Four Steps To Look Confident

Sometimes, we don’t feel confident but we have to look confident. I’ve been there – headed into a meeting and I have to psych myself up before I get there. My husband calls those moments the “yips” – you get in your head and psych yourself out and you need to project confidence. Maybe you can find it within – or maybe you need to tap into these four steps to look confident:

  1. Confident Stance

    Ready? Stand up with your feet under your knees, under your hips, under your shoulders, with your feet about five to six inches apart. Make sure you’ve for your weight on both legs, not over to one side of the other. Keep your shoulders back (not rolled forward) and turn towards other people, letting your chest and heart facing them when you’re talking to them.

    Be sure your head is upright – you want to imagine a balloon attached to the top of your head, holding you up straight.

  2. Make Eye Contact

    Eye contact makes you look honest and confident –it builds trust. If you don’t make eye contact or look at someone in the eyebrows (even if their eyebrows are on point!) you’re going to appear insecure and nervous, or aloof and as if you’re lying or hiding something.

    Make eye contact when possible, and when you look away, look up or out versus down. Think about why we look down – we’re embarrassed or feel shame.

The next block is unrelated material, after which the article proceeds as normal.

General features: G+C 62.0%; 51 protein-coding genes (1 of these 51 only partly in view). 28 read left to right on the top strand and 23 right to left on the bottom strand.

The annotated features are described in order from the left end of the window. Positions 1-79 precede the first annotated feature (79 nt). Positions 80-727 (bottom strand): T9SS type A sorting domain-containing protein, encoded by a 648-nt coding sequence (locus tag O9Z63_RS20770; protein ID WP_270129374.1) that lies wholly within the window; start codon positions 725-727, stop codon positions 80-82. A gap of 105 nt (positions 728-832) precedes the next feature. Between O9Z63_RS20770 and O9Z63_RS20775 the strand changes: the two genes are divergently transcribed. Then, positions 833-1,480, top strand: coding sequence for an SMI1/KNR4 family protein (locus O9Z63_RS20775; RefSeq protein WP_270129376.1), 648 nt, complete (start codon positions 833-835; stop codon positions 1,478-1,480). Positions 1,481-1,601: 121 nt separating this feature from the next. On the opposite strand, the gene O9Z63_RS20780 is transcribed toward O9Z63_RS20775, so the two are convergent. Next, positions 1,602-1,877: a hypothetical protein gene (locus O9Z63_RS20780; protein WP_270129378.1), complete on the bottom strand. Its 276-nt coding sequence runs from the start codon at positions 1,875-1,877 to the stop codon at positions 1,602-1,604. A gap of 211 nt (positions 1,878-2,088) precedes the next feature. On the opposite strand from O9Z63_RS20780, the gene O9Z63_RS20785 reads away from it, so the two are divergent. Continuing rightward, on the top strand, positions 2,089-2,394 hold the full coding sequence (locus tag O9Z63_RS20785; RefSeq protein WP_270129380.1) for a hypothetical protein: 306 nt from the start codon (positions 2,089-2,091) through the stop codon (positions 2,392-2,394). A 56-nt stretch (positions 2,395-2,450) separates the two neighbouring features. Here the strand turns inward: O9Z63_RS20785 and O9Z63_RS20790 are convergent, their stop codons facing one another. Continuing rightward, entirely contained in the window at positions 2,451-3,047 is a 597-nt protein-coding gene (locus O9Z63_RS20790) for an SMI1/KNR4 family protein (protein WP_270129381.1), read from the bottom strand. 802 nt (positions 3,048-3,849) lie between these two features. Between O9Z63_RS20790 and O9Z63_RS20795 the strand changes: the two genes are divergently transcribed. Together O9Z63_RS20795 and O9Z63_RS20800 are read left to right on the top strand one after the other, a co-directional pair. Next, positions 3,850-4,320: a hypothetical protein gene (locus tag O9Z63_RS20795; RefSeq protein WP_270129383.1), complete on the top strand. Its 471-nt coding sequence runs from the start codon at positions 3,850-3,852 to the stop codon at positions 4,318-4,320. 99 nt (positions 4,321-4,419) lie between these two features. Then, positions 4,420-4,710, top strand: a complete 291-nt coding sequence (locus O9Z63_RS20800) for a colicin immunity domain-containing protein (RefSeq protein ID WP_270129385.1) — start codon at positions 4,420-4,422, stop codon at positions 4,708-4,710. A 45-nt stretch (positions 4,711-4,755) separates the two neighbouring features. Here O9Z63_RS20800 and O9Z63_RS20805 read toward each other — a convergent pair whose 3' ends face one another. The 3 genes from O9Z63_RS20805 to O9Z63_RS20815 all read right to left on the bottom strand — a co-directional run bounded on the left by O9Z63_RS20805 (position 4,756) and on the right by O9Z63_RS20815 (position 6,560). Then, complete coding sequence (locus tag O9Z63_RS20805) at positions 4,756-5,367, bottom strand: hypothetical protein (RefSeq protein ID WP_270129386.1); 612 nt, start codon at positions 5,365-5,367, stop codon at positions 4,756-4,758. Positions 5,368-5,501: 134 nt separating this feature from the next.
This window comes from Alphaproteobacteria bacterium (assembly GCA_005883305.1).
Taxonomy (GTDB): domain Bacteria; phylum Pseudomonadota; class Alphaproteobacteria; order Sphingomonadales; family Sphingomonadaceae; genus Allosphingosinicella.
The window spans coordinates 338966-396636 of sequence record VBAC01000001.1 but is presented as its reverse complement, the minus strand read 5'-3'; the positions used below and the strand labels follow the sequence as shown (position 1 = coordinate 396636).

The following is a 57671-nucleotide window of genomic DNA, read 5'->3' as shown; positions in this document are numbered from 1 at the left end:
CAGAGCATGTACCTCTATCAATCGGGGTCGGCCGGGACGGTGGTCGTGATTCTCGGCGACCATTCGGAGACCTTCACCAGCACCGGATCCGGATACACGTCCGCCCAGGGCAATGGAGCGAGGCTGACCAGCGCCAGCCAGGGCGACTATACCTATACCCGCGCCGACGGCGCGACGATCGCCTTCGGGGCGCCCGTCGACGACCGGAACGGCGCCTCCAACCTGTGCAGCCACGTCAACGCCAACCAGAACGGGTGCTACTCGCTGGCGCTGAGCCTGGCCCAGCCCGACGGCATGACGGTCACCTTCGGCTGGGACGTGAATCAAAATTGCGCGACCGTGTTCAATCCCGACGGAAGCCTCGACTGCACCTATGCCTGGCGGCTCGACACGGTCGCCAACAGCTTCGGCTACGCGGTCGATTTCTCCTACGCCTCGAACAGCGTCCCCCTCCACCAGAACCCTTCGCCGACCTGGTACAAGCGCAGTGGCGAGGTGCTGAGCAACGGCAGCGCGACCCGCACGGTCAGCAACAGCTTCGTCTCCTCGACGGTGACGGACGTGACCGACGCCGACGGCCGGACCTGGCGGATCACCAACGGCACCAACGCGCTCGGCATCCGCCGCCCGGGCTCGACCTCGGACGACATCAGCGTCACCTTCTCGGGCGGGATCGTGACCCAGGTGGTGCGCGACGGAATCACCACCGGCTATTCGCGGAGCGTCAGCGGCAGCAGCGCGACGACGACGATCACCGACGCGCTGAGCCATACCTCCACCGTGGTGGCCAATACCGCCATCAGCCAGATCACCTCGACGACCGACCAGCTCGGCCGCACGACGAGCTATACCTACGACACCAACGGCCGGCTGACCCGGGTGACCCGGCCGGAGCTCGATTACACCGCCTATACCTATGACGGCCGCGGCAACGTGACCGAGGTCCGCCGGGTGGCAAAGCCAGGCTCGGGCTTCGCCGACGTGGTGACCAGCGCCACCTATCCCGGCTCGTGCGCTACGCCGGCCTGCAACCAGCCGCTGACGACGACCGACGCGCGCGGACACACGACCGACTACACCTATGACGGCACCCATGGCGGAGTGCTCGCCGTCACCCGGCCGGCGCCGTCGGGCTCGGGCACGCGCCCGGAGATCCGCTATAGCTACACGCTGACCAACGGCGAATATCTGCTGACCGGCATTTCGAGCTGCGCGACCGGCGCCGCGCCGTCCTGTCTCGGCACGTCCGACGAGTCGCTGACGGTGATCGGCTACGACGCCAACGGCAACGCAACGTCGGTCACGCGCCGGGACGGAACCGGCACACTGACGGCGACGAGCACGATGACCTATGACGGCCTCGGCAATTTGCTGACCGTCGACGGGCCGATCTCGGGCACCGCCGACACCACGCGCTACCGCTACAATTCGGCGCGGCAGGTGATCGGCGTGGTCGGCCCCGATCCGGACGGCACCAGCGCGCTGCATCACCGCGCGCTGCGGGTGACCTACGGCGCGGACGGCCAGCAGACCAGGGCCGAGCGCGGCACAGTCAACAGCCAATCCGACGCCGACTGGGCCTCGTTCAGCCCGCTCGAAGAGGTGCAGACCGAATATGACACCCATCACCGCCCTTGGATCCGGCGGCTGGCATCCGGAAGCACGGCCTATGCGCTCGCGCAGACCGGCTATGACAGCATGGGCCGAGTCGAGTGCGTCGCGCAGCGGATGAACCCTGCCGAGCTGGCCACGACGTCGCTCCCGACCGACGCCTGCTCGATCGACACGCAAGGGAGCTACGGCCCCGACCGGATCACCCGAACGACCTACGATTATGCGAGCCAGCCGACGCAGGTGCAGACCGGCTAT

3. Speak Slowly

    Rushed mindless chatter filled with ums and ahs is a hallmark of being nervous. Slow it down! Not robotic slow or so slow that everyone falls asleep. Make sure your words have purpose and meaning. A nice way to think about this one: your words are currency and you should spend money wisely.

    By paying attention to how you’re saying what you’re saying, you’re going to automatically slow it down. By slowing down, you not only look confident, but you also show care for your words!

  4. Silence

    Repeat after me: silence is confident! The problem happens when silences are forced on you. When you take a silence: a moment to let the audience think and reflect, a pause, or a break in your cadence – you’re taking a moment to acknowledge the audience and connect with them.

    Scared about taking a silence? Think about the alternative: mindless chatter because you’re nervous. Take the silence.

 

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